People die every day and they are mourned and missed.
But when some people pass, you can listen in the hollow of the silence that ensues when their survivors gulp upon hearing the news.
That is what I experienced when I learned that City Council Vice President John Slifko had died last week at age 71.
They said time is fleeting. They didn’t commit perjury. Seventy-one years can zip by quicker than a hiccup.
I did not know John Slifko well. But our paths did cross on a monthly basis the last couple years when he attended Downtown Improvement District board meetings.
It became quickly apparent to me how extremely intelligent, kind and caring Slifko was. His love for the city of Reading was palpable.
He was a true gentleman and brought a ton of class to City Hall. His death is a cavernous loss for the city. A man of his caliber will be hard to replicate.
To me he was the ideal public servant because he listened as well as he spoke. The problem with some government officials is you wind up debating with a parrot. That was not Slifko’s style.
Until his heart gave out way too soon and I read his obit, I had no idea that John had a degree in economics from Princeton University and a law degree from Vanderbilt University.
Impressive as his academic achievements were, what was even more remarkable about Slifko was that public service and social justice were always the motivators of his life — far more than amassing wealth or attaining high-ranking jobs.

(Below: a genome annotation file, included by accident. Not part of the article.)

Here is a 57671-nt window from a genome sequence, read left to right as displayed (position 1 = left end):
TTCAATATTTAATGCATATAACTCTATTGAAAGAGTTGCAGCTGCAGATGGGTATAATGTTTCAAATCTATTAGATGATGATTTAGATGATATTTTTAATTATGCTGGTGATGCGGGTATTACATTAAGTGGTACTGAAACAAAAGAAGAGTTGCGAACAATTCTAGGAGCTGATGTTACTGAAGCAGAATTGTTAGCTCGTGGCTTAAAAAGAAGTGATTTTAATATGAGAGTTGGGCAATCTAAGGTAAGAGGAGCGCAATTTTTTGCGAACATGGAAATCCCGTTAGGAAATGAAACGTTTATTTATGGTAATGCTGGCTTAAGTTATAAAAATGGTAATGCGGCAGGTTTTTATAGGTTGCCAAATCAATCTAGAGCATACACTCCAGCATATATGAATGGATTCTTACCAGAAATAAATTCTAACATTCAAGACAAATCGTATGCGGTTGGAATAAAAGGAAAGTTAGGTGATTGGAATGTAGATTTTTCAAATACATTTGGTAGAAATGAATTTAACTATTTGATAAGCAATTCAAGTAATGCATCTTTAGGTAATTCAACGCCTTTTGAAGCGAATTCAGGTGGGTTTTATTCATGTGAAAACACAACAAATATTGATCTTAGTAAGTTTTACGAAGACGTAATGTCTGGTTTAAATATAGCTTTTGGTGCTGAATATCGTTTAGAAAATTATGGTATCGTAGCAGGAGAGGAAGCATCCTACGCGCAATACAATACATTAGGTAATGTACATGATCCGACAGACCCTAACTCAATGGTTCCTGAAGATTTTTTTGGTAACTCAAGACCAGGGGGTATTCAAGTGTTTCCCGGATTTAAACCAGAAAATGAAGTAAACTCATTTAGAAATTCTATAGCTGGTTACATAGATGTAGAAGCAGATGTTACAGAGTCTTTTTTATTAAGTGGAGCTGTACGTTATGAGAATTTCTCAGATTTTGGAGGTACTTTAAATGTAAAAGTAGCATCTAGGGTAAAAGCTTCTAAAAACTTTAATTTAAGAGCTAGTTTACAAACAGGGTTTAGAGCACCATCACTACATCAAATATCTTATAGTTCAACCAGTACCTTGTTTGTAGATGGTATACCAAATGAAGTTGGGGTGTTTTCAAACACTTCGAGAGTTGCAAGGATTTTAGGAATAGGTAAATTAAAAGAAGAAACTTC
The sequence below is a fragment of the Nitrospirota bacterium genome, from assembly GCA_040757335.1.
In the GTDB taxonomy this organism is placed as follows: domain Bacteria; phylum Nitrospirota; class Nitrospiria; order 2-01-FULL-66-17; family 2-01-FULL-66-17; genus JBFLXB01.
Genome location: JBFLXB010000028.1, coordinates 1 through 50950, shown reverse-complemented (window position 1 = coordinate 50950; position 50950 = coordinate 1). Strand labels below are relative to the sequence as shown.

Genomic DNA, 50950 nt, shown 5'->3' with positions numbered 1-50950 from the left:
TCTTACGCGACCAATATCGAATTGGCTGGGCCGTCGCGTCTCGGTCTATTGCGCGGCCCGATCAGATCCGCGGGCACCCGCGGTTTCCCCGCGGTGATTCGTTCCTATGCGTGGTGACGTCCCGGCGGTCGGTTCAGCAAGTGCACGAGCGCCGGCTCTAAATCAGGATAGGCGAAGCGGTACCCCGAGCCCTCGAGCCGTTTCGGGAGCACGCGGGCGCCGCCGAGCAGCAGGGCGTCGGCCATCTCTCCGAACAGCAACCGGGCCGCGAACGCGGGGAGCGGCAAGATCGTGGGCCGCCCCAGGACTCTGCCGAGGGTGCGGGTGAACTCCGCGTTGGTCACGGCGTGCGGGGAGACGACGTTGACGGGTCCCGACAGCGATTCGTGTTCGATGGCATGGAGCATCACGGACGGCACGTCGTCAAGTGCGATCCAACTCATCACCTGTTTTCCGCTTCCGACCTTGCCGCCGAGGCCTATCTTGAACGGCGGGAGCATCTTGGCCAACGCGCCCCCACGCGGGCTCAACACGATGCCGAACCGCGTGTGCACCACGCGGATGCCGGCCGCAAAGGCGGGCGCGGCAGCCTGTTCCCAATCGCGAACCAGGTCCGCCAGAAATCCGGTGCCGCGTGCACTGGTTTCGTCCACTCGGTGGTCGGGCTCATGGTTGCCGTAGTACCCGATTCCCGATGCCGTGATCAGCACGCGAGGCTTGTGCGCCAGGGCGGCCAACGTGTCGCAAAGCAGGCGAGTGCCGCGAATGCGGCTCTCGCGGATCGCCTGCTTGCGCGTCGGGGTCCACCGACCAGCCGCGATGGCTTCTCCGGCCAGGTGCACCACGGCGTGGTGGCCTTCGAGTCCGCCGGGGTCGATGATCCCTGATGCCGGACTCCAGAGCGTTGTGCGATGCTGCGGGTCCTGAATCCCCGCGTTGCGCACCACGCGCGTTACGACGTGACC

Before representing District 6 on City Council, John had extensive community involvement. He was a man of the people and for the people.
He never worked as a lawyer, preferring instead to put his legal skills to use on causes in which he strongly believed. He was always an advocate for children and for the poor.
Truly a renaissance man, Slifko had extensive experience in construction and home remodeling and was a landlord for 28 years.
When it comes to John, it never will be time to let go of a memory even as the mists of time cloud the receding years.
If they ever tell my story, let them say that I was privileged to work with John Slifko on behalf of the city.